Posts Tagged: nectarines
Seen any bumble bees lately? No? Me, neither. It's almost the first day of spring, and bumble bees are as scarce as the proverbial hen's teeth....
A black-tailed bumble bee, Bombus melanopygus, heading for the Garvey nectarine tree on March 18, 2018 in Vacaville, Calif. (Photo by Kathy Keatley Garvey)
Ahh, sweet nectar! A Bombus melanopygus nectaring on a nectarine blossom on March 18, 2018 in Vacaville, Calif. (Photo by Kathy Keatley Garvey)
Wait, just a little more! A Bombus melanopygus nectaring on a nectarine blossom on March 18, 2018 in Vacaville, Calif. (Photo by Kathy Keatley Garvey)
It's tough being a bee--especially when you have work to do and the rain won't let you out of your hive. But when there's a sun break, it's...
A honey bee pollinating a nectarine blossom in Vacaville, Calif. (Photo by Kathy Keatley Garvey)
A foraging honey bee takes a liking to a nectarine blossom. (Photo by Kathy Keatley Garvey)
All systems are "bee" for the fourth annual UC Davis Bee Symposium: Keeping Bees Healthy, on Saturday, March 3. Except for a little liquid...
Odds are, due to the rain, you won't find any bees flying around Davis during the UC Davis Bee Symposium, but you might find a rainbow or a reflection. (Photo by Kathy Keatley Garvey)
"That smaller peach this year very likely is sweeter than the moderate-sized peach of last year," said Kevin Day, UC ANR Cooperative Extension advisor and director in Tulare and Kings counties.
Most of the change in fruit size can be attributed to the drought. When irrigation is limited, water content of the fruit diminishes and sugars become a greater proportion of the fruit mass. However, Day says drought isn't the only reason for 2015's smaller fruit size. California also had unusually warm temperatures in January and February 2015, causing fruit to ripen faster.
"A variety that might ripen after 120 days of being on a tree in a year like this ripens in only 110," Day said. "And, so it's consequently shortchanged out of 10 days of growing."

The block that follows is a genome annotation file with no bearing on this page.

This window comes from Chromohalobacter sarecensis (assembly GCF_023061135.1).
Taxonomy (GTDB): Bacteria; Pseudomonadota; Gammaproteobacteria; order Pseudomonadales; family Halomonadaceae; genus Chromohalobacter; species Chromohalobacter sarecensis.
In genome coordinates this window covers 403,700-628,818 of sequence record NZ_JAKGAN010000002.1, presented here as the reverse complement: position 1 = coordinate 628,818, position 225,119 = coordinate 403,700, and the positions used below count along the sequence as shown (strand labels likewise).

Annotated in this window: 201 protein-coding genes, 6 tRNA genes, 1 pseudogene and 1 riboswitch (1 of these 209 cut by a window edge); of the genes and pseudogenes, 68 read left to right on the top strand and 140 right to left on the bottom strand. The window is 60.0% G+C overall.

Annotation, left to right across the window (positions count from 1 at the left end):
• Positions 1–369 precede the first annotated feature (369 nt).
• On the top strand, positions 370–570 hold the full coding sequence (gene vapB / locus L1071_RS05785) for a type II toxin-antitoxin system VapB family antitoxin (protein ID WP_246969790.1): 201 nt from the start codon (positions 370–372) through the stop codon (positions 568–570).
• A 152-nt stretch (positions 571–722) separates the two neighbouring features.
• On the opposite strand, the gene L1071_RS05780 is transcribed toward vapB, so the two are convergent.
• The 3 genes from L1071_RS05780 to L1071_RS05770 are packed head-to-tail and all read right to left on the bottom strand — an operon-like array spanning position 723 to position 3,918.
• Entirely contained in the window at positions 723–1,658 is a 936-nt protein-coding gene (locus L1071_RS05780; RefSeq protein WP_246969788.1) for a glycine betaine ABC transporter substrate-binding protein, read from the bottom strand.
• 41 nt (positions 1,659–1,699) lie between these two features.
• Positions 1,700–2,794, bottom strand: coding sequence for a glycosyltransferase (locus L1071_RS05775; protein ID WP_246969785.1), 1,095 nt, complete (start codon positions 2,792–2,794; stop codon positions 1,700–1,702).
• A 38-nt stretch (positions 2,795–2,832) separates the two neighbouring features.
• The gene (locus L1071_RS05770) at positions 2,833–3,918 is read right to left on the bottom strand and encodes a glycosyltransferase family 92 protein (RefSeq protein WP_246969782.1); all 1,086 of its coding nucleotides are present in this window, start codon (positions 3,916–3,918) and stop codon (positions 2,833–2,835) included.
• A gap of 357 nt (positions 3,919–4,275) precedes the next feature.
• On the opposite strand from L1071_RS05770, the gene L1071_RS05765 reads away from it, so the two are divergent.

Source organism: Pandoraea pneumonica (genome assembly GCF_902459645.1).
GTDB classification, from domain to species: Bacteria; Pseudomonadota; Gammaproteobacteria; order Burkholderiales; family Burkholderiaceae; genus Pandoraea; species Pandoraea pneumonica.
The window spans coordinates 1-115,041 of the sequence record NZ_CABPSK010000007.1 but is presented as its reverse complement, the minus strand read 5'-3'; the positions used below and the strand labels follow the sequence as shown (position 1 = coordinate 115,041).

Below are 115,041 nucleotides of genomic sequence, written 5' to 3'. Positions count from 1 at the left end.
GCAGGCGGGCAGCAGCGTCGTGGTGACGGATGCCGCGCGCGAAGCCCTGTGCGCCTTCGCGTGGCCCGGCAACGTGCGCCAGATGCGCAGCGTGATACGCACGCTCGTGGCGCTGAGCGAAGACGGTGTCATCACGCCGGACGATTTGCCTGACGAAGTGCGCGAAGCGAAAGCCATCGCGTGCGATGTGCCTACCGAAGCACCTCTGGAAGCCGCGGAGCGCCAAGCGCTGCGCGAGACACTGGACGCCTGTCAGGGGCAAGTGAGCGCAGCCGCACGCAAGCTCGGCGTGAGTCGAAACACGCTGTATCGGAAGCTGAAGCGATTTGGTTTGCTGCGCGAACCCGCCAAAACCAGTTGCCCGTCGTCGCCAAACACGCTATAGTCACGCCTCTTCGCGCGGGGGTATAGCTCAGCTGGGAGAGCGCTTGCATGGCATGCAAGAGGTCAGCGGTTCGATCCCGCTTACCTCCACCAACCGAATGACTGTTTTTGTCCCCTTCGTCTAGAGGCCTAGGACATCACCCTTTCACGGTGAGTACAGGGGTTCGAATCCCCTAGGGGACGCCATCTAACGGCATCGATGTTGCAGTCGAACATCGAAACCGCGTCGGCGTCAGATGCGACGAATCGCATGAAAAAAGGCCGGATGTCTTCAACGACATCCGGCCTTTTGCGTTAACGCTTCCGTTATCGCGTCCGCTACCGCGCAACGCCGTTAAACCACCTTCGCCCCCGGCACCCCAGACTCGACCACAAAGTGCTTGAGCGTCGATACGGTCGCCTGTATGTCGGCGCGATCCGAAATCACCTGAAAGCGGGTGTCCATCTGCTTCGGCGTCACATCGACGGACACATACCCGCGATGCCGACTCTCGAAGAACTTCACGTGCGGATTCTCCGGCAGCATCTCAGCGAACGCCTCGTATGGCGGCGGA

Kevin Day, a UC Cooperative Extension farm advisor for Tulare County, has been comparing the quality of fruit on stone fruit trees pruned conventionally, in hedge rows and other configurations for 17 years. Now he and his colleague Ted DeJong, UCCE specialist in the Department of Plant Sciences at UC Davis, are taking a new look at small-sized trees, reported KSEE Channel 24 news in Fresno.
The idea is keeping the fruit trees short so ladders won't be necessary for harvest and other orchard operations, while at the same time maintaining excellent yield and fruit quality.
Day talked to the KSEE news crew in a peach and nectarine orchard at the UC Kearney Agricultural Research and Extension Center in Parlier.
"This is good news for farmers and farmworkers," said reporter Theresa Sardina. "This means safer working conditions for workers and less money out of farmers' pockets."
Day said the researchers are trying to better understand the labor savings aspect of small fruit trees, but he believes they will be proven to be significantly more cost effective.
"You can save a minimum of 25 if not up to 50 percent on any particular labor operations," Day said.
The lead agricultural technician at Kearney, Rudolfo Cisneros, was also interviewed for the story.
See the video on the KSEE Channel 24 website./span>